View of Ayers Rock
Here's a nice view of the Rock from the Oasis of the Yulara Resort.
There are a few shops and restaurants here at the resort, and I remember the Information Centre is very good and informative about Aboriginal culture and desert life.
THE MOST IMPORTANT THING HERE IS WATER
I ALWAYS USE A SMALL BACKPACK THAT CARRIES MY NEEDED ITEMS.. (BELOW)
THE MAIN ITEM TO CARRY IS A LARGE BOTTLE OF WATER.. MAKE SURE THAT YOU HAVE GOOD RELIABLE WALKING BOOTS/SHOES HERE AS A TWISTED ANKLE CAN MEAN DISASTER..
DUE TO WHAT CAN BE EXTREME HEAT OUT HERE WEAR A GOOD WIDE BRIMMED HAT FOR MAXIMUM SUN PROTECTION..
ANOTHER ITEM I FIND A MUST IS A PONCHO MINE IS A SMALL ROLLED UP POCKETSIZE . I ALWAYS CARRY A GOOD INSECT REPELLANT WHEN TRAVELLING IN THE BUSH HERE..EASILY AVAILABLE ..
A GOOD SUNBURN PROTECTION CREAM. A SMALL PACKET OF FACEWIPES.
A GOOD LIP BALM.AND A SMALL PACKET OF TISSUES IN CASE YOU HAVE TO GO... A GOOD CAMERA IS A MUST OUT HERE TO CAPTURE THE MARVELLOUS SCENES OF NATURE.
THE NECCESARY CHARGING EQUIPMENT .
A SPARE MEMORY CARD.
AN INTERNATIONAL POWER PLUG ADAPTOR. A SMALL SELF CHARGING TORCH.. REMEMBER WHEN WALKING OUT HERE...CARRY PLENTY OF WATER ...NEVER WALK ALONE....AND ABOVE ALL BE EXTREMELY CAREFUL WHEN WALKING...THIS IS A VERY ISOLATED AREA..A TWISTED ANKLE CAN MEAN DISASTER. NO DOCTOR DOWN THE ROAD..
ALSO WHEN ARRIVING AT NATIONAL PARKS BEFORE SETTING OUT ....USE THE AMMENITIES..!!
Sir Richard's Virgin Blue visits Alice as well...
If you've been reading my transportation tips in sequence, you've just finished my "Qantas" tip. But any newbies, a quick recap..... Qantas and Virgin Blue are the largest airline participants in service at the Alice Springs airport. Both have their relative strengths and weaknesses, at least from my perspective.
For Virgin Blue, the biggest strength is their low fares. The cost of flying Virgin Blue seems to be about 25-30% than comparable routings on Qantas...sometimes more. What will you NOT get by spending less? Food on the plane. That's pretty much it. Now, I flew Qantas several times, and they were great. The food they served was quite good..... but probably not worth the fare difference. So, if your prime goal is to get there for the fewest bones, fly Virgin Blue.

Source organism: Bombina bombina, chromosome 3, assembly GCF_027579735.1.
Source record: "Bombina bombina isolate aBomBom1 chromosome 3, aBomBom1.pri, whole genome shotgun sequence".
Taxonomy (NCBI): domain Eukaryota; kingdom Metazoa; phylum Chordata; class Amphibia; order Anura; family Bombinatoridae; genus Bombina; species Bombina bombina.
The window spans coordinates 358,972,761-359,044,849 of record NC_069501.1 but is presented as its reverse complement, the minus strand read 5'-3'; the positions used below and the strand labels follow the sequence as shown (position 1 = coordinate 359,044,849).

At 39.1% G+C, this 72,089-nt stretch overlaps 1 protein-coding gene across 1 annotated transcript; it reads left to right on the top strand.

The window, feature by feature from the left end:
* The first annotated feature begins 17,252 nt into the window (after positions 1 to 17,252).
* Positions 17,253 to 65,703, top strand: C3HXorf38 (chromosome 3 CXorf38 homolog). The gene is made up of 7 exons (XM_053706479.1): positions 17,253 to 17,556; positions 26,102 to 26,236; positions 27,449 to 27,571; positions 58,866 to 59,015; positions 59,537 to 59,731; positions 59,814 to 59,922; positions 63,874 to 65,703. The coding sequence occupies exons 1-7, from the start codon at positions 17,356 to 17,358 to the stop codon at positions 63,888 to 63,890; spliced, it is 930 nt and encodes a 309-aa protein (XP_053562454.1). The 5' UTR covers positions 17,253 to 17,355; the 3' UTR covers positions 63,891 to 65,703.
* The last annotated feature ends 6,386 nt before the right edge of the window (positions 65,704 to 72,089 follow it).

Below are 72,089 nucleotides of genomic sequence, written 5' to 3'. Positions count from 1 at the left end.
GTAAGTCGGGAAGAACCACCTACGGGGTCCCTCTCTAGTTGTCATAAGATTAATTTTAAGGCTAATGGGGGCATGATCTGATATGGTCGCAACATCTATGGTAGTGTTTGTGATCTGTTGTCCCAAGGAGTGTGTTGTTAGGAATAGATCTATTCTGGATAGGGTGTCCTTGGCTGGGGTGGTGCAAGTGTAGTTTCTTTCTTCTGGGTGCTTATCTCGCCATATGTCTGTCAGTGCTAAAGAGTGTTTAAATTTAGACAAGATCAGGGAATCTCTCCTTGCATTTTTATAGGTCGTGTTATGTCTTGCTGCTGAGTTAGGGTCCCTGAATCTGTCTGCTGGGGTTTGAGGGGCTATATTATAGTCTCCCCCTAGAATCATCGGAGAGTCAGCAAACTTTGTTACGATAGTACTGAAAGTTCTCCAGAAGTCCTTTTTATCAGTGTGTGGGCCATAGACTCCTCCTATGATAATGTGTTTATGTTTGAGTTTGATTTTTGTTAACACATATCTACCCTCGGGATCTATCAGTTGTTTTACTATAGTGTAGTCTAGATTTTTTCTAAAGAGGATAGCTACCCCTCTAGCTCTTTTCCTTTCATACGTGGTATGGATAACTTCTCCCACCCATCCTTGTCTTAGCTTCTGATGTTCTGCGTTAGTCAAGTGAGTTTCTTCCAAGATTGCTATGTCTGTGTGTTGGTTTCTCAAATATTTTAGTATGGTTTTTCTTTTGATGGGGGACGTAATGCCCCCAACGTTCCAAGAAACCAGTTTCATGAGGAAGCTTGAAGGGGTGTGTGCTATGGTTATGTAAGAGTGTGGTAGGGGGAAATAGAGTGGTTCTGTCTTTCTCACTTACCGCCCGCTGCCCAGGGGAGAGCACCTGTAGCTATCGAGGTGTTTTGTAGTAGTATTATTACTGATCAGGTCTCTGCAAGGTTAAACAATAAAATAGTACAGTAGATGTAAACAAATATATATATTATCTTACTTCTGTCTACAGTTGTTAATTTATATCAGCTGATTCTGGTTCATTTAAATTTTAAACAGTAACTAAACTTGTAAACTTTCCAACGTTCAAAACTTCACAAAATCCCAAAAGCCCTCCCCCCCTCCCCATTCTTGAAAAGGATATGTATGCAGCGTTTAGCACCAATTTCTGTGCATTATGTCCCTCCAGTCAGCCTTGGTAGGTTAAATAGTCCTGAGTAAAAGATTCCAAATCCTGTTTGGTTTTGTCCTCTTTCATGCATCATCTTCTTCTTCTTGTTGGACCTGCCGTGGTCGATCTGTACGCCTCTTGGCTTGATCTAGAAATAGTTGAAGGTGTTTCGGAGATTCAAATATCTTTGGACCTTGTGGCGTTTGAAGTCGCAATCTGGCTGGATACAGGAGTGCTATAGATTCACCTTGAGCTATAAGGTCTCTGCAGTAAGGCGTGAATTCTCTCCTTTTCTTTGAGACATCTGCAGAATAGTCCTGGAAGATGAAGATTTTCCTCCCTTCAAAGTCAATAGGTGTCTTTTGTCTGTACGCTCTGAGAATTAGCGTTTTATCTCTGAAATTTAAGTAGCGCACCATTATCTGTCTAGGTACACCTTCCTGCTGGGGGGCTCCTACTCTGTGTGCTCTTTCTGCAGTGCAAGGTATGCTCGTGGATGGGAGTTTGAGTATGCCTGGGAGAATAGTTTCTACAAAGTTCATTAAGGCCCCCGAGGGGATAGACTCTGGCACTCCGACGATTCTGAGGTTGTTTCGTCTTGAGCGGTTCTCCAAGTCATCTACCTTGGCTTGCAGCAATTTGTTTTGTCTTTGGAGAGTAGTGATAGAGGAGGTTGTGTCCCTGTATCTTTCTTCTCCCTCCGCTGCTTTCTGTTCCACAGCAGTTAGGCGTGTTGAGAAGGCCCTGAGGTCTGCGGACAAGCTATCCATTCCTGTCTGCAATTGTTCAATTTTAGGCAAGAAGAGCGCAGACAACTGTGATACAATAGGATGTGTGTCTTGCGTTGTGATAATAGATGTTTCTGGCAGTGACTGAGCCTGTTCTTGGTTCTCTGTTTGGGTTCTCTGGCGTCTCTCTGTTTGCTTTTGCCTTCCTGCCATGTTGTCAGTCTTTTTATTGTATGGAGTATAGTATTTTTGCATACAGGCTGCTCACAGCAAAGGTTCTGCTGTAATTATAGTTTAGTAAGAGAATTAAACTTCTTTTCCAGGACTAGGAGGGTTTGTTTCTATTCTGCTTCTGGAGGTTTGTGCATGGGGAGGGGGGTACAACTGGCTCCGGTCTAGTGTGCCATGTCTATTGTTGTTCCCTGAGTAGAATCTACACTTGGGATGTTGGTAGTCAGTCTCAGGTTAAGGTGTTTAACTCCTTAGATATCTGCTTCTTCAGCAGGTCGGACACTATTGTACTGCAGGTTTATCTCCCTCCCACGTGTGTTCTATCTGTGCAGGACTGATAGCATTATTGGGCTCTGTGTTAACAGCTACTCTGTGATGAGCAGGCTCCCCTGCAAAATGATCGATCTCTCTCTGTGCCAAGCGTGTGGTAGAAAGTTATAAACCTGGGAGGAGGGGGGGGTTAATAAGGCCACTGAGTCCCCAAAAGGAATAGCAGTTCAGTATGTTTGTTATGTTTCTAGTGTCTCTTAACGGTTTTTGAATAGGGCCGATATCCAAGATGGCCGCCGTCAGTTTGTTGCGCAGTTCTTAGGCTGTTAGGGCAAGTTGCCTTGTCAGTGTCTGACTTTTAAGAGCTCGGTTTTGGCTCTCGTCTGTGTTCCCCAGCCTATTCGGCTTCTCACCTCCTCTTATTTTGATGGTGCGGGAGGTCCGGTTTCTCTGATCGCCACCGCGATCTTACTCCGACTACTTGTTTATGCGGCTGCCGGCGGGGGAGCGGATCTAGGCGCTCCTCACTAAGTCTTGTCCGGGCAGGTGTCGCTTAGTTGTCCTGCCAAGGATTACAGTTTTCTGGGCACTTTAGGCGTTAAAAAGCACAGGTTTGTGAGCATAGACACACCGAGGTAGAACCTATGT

The negative on Virgin Blue is their schedule. Qantas clearly has more non-stops and fewer connections for points all over Australia. When I flew from Alice to Brisbane, I chose Qantas for fewer connections. I decided that time was money, and I wanted to spend less than 10 hours of my day flying all over Australia. On some itineraries, the differences may be more minimal.
In short, my advice to flying IN Australia is this..... IF Virgin Blue has a schedule and connections that make you happy, save your money and fly with Sir Richard. But, you can't go wrong with the Red 'Roo, either.... it just costs a bit more.
And, you get food.
At Ayers Rock (some distance away from the resort) there is an Observatory which I remember as being very good.
Because you are hundreds and hundreds of kilometres from any town, the view of the stars here on a clear night is just fantastic (even to one such as I who is used to looking at nice bright night skies as I live near the countryside)
The commentary is also good - Northern Hemispherians can learn about our Southern skies and constellations.
Do a little humpin' when you visit Alice Springs
A little "humping".... I wonder how many people I've googled into this site with that line. Sorry folks, it's not a porno story.... we're talking camels.
Australia is actually home to one of the largest populations of wild camels in the world. Introduced into the country in the late 19th century, camels are perfectly suited for life in the outback. In fact, Australia exports camels TO the mideast. I wonder if buying an Aussie camel in Pakistan is anything like buying a Toyota in America. Hmmmmm.
Anyway, there are numerous operators who offer the experience of riding camels in and around Alice Springs. We hooked up with Frontier Camel Tours, an outfit that serves both Alice Springs and the Ayers Rock/Uluru area. And, they were an excellent choice.
You'll generally have the choice of having a short or longer ride, and perhaps combining said ride with breakfast or dinner. There are overnight camping caravans as well. We chose to do an evening ride followed by a "gourmet dinner". And, as it turns out the dinner was excellent. (See some of my tips on recipes and food)
The camel ride was a hoot. Camel riding isn't the smoothest operation known to man. Getting on can be an adventure, especially if you have a camel named Longridge BECAUSE he gets up and down so fast. He just about launched me over the moon. Our cameleer was a fellow named Dennis, and he was another smiling, friendly Aussie whose path we crossed. Infectious smile, complete with a shiny gold tooth, and a million funny stories. Yep, this was a guy you'd figure as Outback material.
OK, like I say, there are many opportunities to do camel stuff in Alice Springs. I cannot recommend Frontier Camels enough. As a side note, they clearly love and care for their camels well, which always makes us happy.
Say hello to Dennis, his helper Sue, and the master dinner chef Dieter if you visit Frontier Camel Tours.
For more information, you can email them Frontier directly at firstname.lastname@example.org. The cost? Our dinner ride and tour was A$105 per person.